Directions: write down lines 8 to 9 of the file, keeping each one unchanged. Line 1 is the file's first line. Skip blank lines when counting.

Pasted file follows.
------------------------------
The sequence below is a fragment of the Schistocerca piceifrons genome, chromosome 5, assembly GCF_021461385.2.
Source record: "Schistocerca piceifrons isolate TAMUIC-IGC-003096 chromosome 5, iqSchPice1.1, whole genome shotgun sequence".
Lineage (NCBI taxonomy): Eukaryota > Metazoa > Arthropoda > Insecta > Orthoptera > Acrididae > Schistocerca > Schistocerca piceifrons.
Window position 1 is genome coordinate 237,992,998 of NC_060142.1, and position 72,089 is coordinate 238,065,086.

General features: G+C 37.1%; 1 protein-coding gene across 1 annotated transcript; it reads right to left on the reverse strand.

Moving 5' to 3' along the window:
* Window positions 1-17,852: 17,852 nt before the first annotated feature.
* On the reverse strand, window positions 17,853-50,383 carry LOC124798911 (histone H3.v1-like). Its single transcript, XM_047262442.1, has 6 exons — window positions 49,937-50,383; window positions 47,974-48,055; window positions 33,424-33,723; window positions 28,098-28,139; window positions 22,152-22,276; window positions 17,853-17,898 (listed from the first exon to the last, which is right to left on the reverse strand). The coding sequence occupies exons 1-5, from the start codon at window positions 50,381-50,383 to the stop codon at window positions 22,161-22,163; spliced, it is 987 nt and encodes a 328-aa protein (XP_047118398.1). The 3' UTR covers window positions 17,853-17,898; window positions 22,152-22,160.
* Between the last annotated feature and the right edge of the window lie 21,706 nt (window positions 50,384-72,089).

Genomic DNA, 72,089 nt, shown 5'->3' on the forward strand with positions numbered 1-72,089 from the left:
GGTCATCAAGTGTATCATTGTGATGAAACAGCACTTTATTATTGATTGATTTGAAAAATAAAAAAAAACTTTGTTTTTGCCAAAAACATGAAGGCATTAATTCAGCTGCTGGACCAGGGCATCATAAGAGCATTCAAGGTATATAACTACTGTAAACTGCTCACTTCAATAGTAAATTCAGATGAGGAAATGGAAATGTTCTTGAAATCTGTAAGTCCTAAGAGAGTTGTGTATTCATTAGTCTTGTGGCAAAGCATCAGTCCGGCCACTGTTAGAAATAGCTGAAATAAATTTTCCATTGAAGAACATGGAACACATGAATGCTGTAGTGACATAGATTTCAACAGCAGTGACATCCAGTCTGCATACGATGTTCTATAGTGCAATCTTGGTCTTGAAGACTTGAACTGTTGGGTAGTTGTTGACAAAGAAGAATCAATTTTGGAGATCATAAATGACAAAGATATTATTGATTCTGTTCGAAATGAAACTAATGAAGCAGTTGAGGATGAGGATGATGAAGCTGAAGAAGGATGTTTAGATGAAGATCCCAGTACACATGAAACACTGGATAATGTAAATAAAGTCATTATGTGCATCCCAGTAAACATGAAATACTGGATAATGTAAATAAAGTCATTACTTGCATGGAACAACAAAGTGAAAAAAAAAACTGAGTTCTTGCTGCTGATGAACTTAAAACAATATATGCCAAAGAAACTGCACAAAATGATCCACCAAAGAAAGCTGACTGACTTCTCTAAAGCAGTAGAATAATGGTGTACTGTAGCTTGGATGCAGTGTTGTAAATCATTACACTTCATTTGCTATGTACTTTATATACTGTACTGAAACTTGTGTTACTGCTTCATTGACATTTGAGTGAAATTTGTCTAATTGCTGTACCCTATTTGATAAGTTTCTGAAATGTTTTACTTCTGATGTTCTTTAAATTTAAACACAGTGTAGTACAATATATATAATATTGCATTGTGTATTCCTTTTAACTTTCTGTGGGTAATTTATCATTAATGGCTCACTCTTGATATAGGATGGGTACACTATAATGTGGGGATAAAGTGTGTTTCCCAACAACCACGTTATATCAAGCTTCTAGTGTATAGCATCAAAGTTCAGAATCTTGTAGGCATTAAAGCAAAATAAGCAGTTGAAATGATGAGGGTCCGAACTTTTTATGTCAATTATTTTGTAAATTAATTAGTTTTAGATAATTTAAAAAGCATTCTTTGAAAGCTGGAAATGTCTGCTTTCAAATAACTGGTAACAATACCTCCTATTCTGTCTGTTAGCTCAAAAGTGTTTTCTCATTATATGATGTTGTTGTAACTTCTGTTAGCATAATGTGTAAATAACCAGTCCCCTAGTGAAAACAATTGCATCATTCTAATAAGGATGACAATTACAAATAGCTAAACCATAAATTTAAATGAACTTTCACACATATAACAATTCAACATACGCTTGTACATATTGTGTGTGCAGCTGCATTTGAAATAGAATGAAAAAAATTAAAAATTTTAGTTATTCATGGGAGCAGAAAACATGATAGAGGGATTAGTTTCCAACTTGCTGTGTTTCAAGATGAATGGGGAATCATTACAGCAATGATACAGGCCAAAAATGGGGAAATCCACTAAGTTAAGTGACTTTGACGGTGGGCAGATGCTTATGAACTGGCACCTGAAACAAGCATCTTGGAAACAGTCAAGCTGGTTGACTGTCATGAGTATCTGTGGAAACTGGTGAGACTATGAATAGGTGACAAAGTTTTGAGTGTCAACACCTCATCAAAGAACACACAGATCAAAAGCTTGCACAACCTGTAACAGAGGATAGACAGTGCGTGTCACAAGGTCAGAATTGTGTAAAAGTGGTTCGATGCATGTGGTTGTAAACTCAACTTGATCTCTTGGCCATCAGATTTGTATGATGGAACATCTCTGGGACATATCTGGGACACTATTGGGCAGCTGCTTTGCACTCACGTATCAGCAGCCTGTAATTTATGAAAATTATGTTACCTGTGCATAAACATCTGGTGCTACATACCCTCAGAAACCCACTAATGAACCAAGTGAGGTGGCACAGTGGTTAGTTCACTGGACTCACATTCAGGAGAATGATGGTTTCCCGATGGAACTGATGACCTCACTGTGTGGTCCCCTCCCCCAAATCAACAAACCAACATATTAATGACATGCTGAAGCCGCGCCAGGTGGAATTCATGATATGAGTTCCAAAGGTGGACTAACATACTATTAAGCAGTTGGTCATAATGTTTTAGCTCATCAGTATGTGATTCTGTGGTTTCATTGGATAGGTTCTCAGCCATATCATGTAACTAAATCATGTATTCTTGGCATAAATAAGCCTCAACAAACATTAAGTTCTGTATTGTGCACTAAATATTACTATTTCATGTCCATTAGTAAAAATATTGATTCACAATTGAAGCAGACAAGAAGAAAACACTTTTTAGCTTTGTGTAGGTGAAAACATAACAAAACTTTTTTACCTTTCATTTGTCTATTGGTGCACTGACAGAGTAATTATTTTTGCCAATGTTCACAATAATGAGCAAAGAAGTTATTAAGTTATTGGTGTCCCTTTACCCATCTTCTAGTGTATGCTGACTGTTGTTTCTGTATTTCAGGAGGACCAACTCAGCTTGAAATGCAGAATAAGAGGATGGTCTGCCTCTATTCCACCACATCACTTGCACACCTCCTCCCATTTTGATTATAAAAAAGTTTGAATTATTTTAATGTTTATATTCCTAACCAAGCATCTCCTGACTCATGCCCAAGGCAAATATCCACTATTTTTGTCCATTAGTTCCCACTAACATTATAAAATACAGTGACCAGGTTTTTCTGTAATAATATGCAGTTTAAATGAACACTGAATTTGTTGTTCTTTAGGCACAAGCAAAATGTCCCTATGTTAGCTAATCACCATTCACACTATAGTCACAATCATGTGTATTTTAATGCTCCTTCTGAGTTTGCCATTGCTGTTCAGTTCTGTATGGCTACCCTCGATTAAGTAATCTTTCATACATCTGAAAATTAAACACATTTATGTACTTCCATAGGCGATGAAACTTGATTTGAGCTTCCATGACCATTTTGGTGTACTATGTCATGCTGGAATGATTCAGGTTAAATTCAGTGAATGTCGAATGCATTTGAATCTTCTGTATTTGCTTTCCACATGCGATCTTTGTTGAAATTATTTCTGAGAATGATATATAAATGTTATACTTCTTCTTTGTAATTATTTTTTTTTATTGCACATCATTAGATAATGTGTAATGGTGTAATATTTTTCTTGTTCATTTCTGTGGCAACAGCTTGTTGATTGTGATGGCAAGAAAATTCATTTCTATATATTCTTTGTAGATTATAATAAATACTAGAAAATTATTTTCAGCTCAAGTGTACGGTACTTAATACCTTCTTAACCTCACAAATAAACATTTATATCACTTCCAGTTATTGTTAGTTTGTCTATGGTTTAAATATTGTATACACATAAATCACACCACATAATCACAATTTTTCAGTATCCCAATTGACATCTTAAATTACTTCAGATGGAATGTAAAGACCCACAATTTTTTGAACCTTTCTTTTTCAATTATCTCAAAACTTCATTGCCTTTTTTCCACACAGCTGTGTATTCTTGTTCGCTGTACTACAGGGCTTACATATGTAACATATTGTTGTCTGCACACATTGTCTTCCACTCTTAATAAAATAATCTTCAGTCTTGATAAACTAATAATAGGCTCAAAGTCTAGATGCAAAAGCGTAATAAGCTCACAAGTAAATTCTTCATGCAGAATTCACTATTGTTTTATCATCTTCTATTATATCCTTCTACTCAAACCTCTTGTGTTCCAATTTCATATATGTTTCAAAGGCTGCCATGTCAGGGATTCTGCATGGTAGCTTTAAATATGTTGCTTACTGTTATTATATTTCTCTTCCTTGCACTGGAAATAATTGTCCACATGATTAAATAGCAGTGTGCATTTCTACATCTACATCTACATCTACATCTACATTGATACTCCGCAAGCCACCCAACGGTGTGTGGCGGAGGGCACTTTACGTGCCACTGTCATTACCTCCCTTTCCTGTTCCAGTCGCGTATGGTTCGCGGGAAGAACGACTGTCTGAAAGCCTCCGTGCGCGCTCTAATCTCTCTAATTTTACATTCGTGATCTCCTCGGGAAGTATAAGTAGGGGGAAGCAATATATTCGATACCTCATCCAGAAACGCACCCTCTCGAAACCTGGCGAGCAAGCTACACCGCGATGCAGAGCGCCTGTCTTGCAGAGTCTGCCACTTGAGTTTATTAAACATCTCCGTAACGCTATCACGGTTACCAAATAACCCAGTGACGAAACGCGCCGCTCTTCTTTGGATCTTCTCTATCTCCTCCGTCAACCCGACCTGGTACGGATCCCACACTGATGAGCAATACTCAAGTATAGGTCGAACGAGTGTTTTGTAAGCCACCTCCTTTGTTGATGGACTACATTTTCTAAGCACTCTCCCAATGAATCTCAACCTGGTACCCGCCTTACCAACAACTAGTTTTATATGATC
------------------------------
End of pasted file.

* On the reverse strand, window positions 17,853-50,383 carry LOC124798911 (histone H3.v1-like). Its single transcript, XM_047262442.1, has 6 exons — window positions 49,937-50,383; window positions 47,974-48,055; window positions 33,424-33,723; window positions 28,098-28,139; window positions 22,152-22,276; window positions 17,853-17,898 (listed from the first exon to the last, which is right to left on the reverse strand). The coding sequence occupies exons 1-5, from the start codon at window positions 50,381-50,383 to the stop codon at window positions 22,161-22,163; spliced, it is 987 nt and encodes a 328-aa protein (XP_047118398.1). The 3' UTR covers window positions 17,853-17,898; window positions 22,152-22,160.
* Between the last annotated feature and the right edge of the window lie 21,706 nt (window positions 50,384-72,089).